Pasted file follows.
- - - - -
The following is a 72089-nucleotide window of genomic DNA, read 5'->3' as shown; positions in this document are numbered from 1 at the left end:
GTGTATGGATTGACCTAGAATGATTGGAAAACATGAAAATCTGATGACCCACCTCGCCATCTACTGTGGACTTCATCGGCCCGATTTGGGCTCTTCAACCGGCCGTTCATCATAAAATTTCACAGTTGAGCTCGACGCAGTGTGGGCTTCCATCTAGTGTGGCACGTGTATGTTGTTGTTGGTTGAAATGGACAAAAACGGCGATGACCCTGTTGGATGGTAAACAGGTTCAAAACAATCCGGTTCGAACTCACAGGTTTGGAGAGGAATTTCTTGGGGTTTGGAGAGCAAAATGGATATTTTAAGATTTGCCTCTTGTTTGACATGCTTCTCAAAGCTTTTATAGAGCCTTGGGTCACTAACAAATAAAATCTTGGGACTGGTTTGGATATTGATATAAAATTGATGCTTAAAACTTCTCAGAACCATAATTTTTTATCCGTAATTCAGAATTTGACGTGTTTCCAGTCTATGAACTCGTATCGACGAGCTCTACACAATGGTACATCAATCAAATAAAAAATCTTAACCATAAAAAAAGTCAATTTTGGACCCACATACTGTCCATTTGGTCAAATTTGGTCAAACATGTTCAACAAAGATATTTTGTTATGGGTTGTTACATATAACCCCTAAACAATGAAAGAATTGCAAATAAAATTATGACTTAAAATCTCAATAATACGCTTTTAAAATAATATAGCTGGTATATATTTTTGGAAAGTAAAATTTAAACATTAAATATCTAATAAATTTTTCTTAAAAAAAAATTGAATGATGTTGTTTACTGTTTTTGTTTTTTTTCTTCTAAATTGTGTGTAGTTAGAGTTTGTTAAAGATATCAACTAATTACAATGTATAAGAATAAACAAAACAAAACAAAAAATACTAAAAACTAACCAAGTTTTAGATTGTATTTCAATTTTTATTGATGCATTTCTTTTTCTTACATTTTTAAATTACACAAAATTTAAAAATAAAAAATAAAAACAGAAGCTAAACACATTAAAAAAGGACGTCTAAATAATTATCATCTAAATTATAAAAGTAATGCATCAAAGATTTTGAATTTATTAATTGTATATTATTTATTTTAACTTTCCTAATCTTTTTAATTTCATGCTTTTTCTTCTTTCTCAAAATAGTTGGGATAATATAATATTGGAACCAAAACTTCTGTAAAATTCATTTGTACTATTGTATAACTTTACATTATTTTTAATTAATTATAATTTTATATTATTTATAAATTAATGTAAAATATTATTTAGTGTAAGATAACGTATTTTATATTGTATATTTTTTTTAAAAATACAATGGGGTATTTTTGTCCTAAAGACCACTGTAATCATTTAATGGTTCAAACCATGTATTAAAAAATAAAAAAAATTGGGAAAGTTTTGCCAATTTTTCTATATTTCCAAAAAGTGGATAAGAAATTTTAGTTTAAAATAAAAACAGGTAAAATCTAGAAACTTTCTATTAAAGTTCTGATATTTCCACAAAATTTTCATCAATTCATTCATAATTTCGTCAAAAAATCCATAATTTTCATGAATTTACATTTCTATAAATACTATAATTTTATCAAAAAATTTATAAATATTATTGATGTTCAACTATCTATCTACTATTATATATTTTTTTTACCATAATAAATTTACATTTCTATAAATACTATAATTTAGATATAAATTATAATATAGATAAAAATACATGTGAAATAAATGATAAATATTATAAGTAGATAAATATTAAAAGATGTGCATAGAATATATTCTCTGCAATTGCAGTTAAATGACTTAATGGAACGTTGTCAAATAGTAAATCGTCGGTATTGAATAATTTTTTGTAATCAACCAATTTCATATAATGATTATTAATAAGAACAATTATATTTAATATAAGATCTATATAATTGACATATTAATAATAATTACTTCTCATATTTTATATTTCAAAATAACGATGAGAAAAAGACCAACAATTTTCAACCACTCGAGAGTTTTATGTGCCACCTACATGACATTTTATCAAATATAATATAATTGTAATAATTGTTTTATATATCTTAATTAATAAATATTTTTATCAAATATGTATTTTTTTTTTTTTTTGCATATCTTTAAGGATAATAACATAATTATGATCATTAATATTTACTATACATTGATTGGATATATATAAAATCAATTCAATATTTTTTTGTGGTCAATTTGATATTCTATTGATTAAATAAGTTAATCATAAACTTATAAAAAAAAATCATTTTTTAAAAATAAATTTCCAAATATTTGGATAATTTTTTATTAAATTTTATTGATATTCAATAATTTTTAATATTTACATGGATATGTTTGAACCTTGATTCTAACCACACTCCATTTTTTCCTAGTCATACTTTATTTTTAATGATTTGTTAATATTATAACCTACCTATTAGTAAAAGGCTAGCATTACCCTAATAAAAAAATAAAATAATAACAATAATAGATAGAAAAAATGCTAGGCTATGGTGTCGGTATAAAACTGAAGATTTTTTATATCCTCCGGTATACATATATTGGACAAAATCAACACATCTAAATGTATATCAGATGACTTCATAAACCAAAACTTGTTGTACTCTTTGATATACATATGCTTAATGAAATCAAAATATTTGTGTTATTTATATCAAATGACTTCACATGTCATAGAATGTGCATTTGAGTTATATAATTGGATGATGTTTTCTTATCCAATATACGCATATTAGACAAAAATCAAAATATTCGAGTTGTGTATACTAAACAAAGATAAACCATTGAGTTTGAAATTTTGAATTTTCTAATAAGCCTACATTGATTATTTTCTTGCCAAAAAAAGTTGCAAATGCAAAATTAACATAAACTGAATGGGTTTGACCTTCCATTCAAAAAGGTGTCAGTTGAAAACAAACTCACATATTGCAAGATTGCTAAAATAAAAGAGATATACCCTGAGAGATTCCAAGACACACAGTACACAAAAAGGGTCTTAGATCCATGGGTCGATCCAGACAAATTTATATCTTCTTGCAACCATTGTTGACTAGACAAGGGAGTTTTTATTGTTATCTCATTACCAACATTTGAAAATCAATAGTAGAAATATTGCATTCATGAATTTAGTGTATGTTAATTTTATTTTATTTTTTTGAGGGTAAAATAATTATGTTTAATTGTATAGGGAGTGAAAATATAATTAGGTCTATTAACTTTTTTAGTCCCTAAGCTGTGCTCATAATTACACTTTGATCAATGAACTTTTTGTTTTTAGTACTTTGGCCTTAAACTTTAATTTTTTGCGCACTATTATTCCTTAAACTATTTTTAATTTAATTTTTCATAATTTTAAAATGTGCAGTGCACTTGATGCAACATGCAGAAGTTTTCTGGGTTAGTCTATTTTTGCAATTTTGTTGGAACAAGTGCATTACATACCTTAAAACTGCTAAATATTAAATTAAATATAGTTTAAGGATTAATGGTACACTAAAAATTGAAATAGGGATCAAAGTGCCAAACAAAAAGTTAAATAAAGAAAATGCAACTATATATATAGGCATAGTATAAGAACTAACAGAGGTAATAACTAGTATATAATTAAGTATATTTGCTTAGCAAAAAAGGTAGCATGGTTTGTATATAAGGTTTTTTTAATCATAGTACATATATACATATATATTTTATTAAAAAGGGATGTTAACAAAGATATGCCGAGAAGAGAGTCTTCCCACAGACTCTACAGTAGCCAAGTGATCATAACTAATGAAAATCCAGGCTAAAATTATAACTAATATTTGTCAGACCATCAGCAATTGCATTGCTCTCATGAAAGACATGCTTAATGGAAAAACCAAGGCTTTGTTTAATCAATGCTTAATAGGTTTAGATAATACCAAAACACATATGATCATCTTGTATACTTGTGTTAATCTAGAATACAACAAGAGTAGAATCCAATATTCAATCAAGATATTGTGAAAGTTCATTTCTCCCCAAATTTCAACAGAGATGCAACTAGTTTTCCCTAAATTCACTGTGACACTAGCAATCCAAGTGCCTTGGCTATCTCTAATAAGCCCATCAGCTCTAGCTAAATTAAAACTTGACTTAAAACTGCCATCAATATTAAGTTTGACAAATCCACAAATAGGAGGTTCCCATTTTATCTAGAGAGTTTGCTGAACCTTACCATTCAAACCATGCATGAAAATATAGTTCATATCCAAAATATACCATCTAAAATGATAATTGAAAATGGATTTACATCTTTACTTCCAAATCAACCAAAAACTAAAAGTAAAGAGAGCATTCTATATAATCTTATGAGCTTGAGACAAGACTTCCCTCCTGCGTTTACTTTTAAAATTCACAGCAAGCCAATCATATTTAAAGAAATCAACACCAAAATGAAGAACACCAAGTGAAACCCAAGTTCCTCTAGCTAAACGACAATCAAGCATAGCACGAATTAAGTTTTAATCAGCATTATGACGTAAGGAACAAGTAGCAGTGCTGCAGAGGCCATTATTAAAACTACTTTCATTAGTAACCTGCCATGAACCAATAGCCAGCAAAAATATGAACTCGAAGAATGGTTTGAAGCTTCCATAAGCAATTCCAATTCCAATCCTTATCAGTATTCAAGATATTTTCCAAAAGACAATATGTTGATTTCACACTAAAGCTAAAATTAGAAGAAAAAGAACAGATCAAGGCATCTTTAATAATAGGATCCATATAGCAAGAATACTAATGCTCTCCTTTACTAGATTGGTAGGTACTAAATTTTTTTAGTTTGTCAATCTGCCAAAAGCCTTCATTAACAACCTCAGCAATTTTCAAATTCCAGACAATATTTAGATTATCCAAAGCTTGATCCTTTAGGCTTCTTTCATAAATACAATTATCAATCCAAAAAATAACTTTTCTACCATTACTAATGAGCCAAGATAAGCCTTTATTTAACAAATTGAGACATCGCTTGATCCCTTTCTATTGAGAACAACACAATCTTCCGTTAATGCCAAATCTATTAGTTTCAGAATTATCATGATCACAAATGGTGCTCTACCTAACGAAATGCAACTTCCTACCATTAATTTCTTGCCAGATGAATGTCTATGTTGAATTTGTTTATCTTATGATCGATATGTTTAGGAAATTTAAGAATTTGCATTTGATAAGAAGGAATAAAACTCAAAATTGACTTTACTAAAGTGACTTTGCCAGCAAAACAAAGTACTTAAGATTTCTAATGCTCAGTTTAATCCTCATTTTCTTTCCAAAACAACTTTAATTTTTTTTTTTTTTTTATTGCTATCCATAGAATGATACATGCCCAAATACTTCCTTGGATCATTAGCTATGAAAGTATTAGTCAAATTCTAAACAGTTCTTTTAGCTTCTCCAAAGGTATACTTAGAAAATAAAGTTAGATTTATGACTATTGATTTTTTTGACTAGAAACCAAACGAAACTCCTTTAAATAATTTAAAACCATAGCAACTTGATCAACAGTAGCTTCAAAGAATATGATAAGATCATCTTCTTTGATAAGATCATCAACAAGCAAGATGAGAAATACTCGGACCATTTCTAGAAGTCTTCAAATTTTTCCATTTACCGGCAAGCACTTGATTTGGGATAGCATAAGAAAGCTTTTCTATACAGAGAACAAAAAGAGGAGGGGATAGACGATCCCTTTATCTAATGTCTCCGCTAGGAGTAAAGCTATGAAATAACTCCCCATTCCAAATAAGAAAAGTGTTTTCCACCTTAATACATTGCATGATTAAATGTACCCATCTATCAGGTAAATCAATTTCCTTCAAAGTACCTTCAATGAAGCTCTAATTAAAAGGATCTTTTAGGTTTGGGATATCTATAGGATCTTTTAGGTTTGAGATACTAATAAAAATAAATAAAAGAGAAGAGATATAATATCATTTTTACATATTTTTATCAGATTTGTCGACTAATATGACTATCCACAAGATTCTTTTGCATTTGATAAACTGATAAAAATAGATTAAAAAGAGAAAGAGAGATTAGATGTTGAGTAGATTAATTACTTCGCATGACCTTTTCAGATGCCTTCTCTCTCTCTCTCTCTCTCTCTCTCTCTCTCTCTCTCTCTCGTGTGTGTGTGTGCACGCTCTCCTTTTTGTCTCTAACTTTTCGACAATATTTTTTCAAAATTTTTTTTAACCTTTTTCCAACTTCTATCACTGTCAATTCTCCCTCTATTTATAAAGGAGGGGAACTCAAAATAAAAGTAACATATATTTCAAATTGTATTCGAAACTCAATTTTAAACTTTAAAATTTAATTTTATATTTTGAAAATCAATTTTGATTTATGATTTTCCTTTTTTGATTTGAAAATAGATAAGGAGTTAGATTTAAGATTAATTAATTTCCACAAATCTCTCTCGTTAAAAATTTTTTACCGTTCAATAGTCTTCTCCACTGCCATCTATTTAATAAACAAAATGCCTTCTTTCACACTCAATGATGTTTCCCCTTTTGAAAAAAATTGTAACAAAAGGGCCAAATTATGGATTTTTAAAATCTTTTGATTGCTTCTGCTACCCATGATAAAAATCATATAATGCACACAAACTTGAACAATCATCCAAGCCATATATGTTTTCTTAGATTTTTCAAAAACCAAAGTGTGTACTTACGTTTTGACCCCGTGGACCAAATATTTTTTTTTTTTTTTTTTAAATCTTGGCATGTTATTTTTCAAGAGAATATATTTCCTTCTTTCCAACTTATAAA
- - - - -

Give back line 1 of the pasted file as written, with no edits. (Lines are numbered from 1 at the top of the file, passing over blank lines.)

The following is a 72089-nucleotide window of genomic DNA, read 5'->3' as shown; positions in this document are numbered from 1 at the left end: